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CardName: Slivers in M14 Cost: Type: Creature - Sliver Pow/Tgh: / Rules Text: What do you think about the return of Slivers for the core set? Flavour Text: Set/Rarity: Conversation Uncommon

Slivers in M14
Creature – Sliver
What do you think about the return of Slivers for the core set?
Created on 07 May 2013 by Link

History: [-]

2013-05-07 01:54:00: Link created the card Slivers in M14

What are your thoughts on the return of Slivers in M14? Do you like or dislike that they now apply their abilities only to your slivers? What do you think of the visual redesign?

I'm excited to play with Slivers. I wasn't around for their original reign, but I expect it to be fun. The "you control" clause will probably make them play better, but it seems wrong somehow. The new art style is very weird. It's interesting, but Slivers already had a defined look: the sickle arm, the chitinous faceplate, the sinuous body tentacle. These new Slivers are more like biomech warriors or Phyrexians. Some still have the sickle or faceplate, but they no longer form a unified whole.

slivers are by definitions part of a whole. these slivers are already complete, and human?. i swear wotc is making dumber decisions by the set.

What do you mean, they "are already complete?" I do find it bizarre that they are humanoid, but I suppose that must be he difference between Slivers from Rath and Slivers from Thune.
I can't say I like that they "dumbed down" Slivers by making them only affect your Slivers, but I do appreciate how much better it will feel to play them this way.

its like giving snakes mammaries and legs. aka cop out to cater to the newbes.

Doug Beyer has explained the rationale on his blog: Slivers Evolved. I understand the reason for the changes; doesn't mean I fully agree. The mechanical change makes sense. A visual extension is also legitimate, but Magic doesn't need another humanoid race, especially not at the cost of a classic nonhumanoid.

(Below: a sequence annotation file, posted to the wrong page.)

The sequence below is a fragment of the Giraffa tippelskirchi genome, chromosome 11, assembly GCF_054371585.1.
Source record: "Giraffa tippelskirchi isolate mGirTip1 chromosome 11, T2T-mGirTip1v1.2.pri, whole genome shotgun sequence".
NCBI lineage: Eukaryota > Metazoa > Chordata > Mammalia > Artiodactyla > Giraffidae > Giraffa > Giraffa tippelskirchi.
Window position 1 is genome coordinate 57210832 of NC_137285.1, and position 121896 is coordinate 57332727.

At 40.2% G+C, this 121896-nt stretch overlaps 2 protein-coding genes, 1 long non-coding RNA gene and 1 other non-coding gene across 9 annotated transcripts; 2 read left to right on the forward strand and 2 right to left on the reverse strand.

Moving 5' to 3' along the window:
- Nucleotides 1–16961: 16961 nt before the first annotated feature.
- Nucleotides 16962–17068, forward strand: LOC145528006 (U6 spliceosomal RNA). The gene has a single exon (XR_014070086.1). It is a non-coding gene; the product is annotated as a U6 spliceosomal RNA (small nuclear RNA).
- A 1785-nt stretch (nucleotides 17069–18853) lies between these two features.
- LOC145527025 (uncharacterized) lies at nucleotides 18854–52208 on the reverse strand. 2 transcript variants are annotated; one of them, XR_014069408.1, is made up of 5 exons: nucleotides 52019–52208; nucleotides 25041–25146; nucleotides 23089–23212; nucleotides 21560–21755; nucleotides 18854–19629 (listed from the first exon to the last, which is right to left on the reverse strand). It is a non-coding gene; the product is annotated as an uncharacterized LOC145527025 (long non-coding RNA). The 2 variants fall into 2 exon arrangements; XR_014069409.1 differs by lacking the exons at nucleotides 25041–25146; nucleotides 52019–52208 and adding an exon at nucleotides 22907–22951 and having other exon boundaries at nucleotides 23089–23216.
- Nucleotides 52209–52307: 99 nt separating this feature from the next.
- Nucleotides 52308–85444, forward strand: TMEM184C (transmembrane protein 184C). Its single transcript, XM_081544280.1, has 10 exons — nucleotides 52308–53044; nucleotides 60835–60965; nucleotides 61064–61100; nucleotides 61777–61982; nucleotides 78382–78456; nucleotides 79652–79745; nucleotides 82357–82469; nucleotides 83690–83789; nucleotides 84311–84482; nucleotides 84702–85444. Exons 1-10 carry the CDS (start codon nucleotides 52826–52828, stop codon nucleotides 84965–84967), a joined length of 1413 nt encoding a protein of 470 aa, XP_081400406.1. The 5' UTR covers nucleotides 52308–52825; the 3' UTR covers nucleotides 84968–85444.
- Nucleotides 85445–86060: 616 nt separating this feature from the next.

I doubt that making slivers only affect your stuff is catering to newbies. New players either wouldn't notice the difference, or prefer the game to get as explosive as possible. Really, that's a move courting experienced players... especially the Spikes (not tourney Spike... just regular old Spike) who hates to get blown out because of choices he has no control over (i.e. playing slivers, but my opponent happens to have a few slivers and he's feeding off of my abilities in a way that I had no control over when I built my deck.)

Is that a good idea? Maybe? I don't know. I assume Wizards sees that Slivers will probably still be a thing 20 years in the future. If that's the case, they should fix them now. I don't really feel they need fixing. Why not just make a different creature type? Let the players decide which they like better? Ah well. ­

I've never played in a sliver mirror match. My instinct is that it doesn't give a lot of benefit over the slivers playing the same way as they do against most other decks, but is harder to remember, so wizards' change seems reasonable. But if that's actually important to the play of slivers, then it might be wrong.

I'm rather surprised by the humanoid art too, but it looks good, so I don't have a strong preference either way.

ETA: I forgot to say, I'm excited to see them. I played intermittently during time spiral, but entirely casually, and I never really played a sliver deck. I'm excited to see what they look like when they're in standard.

ETA2: Wow, I've always found it really hard not to say "silver creatures".

More slivers? Thumbs up. Art style shift? Broadly okay with it; as Doug points out, they are meant to be able to evolve.

Only affecting your own Slivers? Thumbs down. It was perhaps somewhat inevitable given Master of the Pearl Trident vs Lord of Atlantis, but I still really dislike it.

It's a direct attack on the metagame (as in, "Stop having one! BLAM!"); I feel like I should celebrate.